I'm not buying the lost American jobs thing. This is akin to the RIAA members complaining that they are losing money. Both are traditionaly entrenched business models that refuse to change. The answer is simple; Retool existing US factories to start making LED bulbs. Ramp up R&D to make brighter LED bulbs. This will keep Americans working and at the same time be a leader in eco-innovation. I understand that longer lasting products will reduce manufaturing quantities and therefore the amount of labor needed to manufacture, but this too is part of the ever changing lanscape of business abd quite frankly, consumers always demand better quality, more efficient, longer lasting products. Companies and individuals must be resilient enough to adapt to change or find themselves left behind.
  • RE: Sub-$20 LED bulbs now on Home Depot shelves

    Lumens shouldn't be a problem with LEDs unless you are purchasing sub-standard products,nor should moving to LEDs eliminate the "warm glow" of incandescents.You can get an lED flashlight that runs on 1 triple A battery that will practically blind you (so they are quite capable of producing lumens)and there are 1000s of temperatures of "white"LEDs available. I have been making my own LED lamps and fixtures for years, and it cost me $1-3 in parts and from 5-15 minutes to make them,that depends on the size,temperature(K),and lumens,of course.The true value in LEDs is they can be used on a low voltage DC circuit in the home,which makes them cheaper to install and combined with the absence of heat production, that gives them infinite design possibilities.The other value is with a very modest PV panel(which is not my preferred means of using solar energy but in this case it makes economic sense)you can run the LEDs for free on a low voltage circuit with no need for inverters.So after spending $150 for a very small PV array over 10years ago,I haven't paid a dime to light my house since.They also worked straight thru the last 10 years of power outages,including the big snow earlier this year which left my nieghbors out here in "the sticks "with no power for nearly a month.-G998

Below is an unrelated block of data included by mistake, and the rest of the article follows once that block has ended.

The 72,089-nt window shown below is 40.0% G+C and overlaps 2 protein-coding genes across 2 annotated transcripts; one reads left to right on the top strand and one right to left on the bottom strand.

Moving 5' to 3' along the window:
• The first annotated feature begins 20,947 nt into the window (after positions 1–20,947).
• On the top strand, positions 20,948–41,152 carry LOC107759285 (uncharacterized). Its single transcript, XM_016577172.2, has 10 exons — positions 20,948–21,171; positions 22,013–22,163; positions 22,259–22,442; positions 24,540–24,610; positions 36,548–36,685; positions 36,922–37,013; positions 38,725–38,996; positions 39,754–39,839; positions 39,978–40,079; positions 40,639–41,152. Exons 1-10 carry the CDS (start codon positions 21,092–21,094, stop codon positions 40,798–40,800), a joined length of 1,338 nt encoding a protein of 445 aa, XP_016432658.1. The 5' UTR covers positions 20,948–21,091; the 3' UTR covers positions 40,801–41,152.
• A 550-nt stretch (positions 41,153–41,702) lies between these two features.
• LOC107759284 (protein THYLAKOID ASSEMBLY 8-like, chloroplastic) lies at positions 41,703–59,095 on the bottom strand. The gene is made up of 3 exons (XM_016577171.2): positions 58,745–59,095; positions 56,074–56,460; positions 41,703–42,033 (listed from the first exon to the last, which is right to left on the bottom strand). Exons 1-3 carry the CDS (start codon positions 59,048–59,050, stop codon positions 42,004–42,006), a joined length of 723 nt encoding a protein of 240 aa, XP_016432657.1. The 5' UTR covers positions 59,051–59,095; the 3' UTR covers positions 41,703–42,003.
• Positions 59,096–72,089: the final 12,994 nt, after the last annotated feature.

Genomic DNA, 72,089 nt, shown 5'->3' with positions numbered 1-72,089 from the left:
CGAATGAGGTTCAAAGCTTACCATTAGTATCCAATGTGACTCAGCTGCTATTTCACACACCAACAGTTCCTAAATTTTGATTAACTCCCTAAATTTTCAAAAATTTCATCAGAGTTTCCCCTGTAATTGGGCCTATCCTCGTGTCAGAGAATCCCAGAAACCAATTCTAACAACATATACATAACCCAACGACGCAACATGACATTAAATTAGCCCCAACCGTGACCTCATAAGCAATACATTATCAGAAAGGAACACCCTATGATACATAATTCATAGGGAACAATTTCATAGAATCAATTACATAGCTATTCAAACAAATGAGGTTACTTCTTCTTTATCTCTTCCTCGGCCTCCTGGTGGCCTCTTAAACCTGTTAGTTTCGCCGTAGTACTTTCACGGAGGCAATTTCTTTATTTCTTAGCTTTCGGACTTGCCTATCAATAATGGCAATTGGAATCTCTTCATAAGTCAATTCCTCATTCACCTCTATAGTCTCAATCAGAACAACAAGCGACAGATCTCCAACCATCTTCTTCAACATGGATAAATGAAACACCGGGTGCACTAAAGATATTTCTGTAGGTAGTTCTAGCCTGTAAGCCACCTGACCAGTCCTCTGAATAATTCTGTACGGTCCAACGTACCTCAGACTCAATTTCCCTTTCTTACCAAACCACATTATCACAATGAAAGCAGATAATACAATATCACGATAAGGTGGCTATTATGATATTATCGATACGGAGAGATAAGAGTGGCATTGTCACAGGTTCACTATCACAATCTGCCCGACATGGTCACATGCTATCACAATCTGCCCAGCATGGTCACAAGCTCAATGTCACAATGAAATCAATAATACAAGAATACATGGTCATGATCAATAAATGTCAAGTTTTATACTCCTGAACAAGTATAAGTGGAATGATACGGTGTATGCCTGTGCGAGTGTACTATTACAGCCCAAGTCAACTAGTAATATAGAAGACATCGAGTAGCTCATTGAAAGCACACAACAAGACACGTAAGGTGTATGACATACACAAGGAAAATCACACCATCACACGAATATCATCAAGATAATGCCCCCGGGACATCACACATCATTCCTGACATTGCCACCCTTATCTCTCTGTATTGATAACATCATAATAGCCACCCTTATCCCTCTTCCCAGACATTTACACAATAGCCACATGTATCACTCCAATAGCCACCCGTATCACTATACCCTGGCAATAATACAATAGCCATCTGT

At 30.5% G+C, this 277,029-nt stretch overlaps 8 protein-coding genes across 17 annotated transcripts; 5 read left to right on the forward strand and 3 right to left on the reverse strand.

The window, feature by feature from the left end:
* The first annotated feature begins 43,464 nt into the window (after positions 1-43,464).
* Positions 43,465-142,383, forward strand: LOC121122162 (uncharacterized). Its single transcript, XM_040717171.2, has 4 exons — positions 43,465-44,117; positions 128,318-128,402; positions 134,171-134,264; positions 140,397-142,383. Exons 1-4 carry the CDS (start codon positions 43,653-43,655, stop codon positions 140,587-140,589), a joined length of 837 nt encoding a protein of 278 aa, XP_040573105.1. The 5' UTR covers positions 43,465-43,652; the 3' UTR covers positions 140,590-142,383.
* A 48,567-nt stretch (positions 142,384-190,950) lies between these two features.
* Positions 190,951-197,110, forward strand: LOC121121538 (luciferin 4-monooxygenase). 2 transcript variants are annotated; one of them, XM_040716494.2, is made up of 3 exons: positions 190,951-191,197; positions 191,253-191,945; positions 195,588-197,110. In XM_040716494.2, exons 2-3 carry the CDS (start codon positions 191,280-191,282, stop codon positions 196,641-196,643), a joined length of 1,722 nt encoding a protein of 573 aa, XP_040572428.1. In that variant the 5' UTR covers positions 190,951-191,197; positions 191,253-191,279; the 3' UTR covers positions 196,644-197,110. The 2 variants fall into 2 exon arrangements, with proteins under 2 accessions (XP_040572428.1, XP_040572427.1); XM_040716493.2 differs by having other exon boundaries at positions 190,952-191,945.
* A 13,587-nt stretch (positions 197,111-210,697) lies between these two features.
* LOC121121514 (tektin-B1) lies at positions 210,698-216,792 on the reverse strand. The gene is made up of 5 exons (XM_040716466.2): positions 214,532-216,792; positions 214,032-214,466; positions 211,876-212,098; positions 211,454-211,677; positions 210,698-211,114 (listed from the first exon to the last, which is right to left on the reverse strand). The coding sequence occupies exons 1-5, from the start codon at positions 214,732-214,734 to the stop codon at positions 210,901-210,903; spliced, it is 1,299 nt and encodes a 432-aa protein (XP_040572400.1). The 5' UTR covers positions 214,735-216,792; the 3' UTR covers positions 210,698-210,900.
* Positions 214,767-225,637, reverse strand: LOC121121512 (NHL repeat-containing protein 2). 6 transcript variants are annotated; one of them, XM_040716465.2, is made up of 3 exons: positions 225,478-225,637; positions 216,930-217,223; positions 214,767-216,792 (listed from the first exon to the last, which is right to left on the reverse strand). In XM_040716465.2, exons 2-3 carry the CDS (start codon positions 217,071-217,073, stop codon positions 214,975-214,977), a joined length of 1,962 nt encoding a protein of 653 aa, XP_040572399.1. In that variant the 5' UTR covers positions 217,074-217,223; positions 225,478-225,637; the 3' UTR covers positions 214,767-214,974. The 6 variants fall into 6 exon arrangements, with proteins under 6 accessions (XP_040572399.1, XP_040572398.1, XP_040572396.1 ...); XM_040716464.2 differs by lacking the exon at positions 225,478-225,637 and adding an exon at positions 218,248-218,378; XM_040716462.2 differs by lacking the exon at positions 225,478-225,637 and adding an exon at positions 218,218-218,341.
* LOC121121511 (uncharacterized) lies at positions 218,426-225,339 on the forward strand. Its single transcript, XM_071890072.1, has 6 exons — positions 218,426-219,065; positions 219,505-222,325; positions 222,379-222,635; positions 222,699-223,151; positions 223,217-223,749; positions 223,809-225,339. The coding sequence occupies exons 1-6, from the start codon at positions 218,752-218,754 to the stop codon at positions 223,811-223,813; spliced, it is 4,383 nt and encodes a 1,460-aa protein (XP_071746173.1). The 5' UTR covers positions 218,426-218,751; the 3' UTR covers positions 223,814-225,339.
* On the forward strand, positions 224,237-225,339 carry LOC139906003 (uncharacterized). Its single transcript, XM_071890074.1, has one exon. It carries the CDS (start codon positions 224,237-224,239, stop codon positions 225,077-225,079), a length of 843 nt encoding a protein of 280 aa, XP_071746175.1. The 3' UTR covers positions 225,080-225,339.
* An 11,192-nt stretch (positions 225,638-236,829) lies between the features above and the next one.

• BETTER YET- sub $10 LEDS! Now at Walmart!

    Mind you, it's Walmart CANADA.<br>About 3 months ago, I bought an LED from Walmart for CDN$8. It has approx 25 LEDs in it.<br>OK, its brightness is about equivalent to a 25 watt incandescent- not the brightest, but in a desklamp, it is adequate for reading or lighting up my desk keyboard area.<br>It says it only uses 1.5 watts.<br>And it"s "guaranteed" for 30,000 hours.<br>But! A couple of weeks ago, it burnt out. Not doubt the inverter or whatever electronics it has in it malfunctioned.<br>I didnt have any bil anymore, but I took it back to Walmart anyhow, and they replaced it for free.<br>This time I'm keeping the bill, and those of any other LEDs that I plan to buy soon.